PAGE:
Joseph and St. Patrick: God’s Unexpected Missionaries
When Patrick was fourteen years old, he was kidnapped during a raid on Britain and taken to Ireland to serve as a slave. After six years in captivity, he escaped, made his way back home, and eventually was ordained into the priesthood. Then, in His own ironic way, God sent Patrick back into the land of his former captivity to proclaim the freedom of the Gospel. The boy who had been a slave was used by God to bring His word of salvation and life to a people who had been living in the darkness of pagan unbelief.
But, centuries before, the Lord had established this saving precedent. He used another teenager in another country to do His work. When Joseph was seventeen, his brothers sold him into captivity in Egypt. After thirteen years as a slave and prisoner, he was elevated to Pharaoh’s right hand. God used Joseph to preserve the life of Egypt, as well as the life of his own family, during a seven year famine.
But more importantly, the Lord sent Joseph into Egypt to bring the light of divine wisdom into that darkened land. Led by God, Pharaoh made Joseph “lord of his house and ruler over all his possessions, to imprison his princes at will, that he might teach his elders wisdom,” (Ps 105:21-22). Joseph, who was full of the Holy Spirit (Gen 41:38), taught Egypt about the wisdom of God. He instructed these Egyptian pagans about the one true God; Joseph became a missionary to his former masters.
In his commentary on Genesis, Luther speaks of how Joseph became God’s spokesman of Egypt:
“David [in Psalm 105:21-22] looked more deeply into this account and saw how salutary it was for the kingdom of Egypt. How many fine people Joseph must have influenced! He taught the princes themselves and the king, and even converted the whole court to the faith. He showed them the true worship of God. He likewise appointed priests to lead the way for others later and to instruct them. In short, he is a Christ in Egypt and even more, as Christ Himself says, ‘Truly, truly, I say to you, he who believes in Me will also do the works that I do; and greater works than these he will do,’ (John 14:12). Christ converted one little nation in a corner of the one land of Judah; He fed several thousand people with a small amount of bread. Joseph fed all Egypt and the neighboring nations and kingdoms, both physically and spiritually.” (Lectures on Genesis, AE 7:136).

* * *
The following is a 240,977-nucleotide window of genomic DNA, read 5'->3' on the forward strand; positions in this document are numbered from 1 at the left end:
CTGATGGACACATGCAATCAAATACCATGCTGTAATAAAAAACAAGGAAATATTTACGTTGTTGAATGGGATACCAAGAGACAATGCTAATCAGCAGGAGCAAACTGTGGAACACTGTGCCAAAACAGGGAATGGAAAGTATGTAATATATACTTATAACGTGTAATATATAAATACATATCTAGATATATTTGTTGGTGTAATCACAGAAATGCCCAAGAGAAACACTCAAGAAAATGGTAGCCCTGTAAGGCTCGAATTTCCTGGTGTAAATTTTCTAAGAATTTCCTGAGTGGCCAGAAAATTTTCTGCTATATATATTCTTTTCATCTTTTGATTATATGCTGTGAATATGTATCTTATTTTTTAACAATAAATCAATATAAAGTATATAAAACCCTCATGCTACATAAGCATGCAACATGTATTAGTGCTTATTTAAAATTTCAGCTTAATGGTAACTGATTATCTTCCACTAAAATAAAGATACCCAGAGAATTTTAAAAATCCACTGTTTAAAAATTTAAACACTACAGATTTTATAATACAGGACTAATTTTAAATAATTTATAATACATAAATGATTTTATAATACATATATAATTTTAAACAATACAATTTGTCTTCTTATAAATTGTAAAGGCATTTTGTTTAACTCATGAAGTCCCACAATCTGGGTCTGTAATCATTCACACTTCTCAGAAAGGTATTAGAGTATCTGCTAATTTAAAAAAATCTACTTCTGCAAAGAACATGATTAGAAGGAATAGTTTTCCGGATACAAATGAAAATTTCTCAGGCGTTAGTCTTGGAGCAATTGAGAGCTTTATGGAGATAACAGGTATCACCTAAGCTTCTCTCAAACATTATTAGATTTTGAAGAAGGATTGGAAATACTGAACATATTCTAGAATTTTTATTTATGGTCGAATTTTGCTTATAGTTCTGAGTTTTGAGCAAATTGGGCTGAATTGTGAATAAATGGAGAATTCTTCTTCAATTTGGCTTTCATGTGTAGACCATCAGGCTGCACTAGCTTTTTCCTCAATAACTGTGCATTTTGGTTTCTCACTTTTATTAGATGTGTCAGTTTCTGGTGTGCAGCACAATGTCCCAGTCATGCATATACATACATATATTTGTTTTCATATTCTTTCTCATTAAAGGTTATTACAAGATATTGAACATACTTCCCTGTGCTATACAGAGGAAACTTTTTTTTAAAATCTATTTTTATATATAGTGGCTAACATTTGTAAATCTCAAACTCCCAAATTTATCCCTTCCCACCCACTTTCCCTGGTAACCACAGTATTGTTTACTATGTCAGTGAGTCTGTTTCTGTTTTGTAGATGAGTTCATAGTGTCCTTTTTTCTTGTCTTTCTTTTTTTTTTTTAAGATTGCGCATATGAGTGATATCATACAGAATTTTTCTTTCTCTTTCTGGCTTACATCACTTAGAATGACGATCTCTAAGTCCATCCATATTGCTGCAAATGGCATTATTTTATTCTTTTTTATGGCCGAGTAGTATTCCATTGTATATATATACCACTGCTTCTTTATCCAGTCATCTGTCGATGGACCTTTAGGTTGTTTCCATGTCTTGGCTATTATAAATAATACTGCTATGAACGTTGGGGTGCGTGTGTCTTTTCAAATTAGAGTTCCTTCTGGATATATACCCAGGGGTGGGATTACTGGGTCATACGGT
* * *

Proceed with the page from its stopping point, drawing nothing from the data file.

In both Joseph and Patrick we see the Lord of life at work. As we see Him at work in our own lives. The God who can take two slaves, both of whom seemed destined for nothing but death, and use their lives to bring wisdom and light and salvation to the lives of so many others—this same God can and will work in our own lives. We may seem destitute of hope, but the hope of Christ is stronger than our weakness. As He was for Joseph and Patrick, so He will be for us: our companion in suffering, our life in death, our resurrection in the grave, and the Lord who uses us in His own way to bring blessings into the lives of others.
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The poems and hymns in my book, The Infant Priest, give voice to the triumphs and tragedies of life in a broken world. Here there is praise of the crucified and risen Christ, dark lamentation of a penitent wrestling with despair, meditations upon the life of our Lord, thanksgiving for family, and much more. If you’d like to purchase a copy, you may do so at this website or on Amazon.com. Thank you!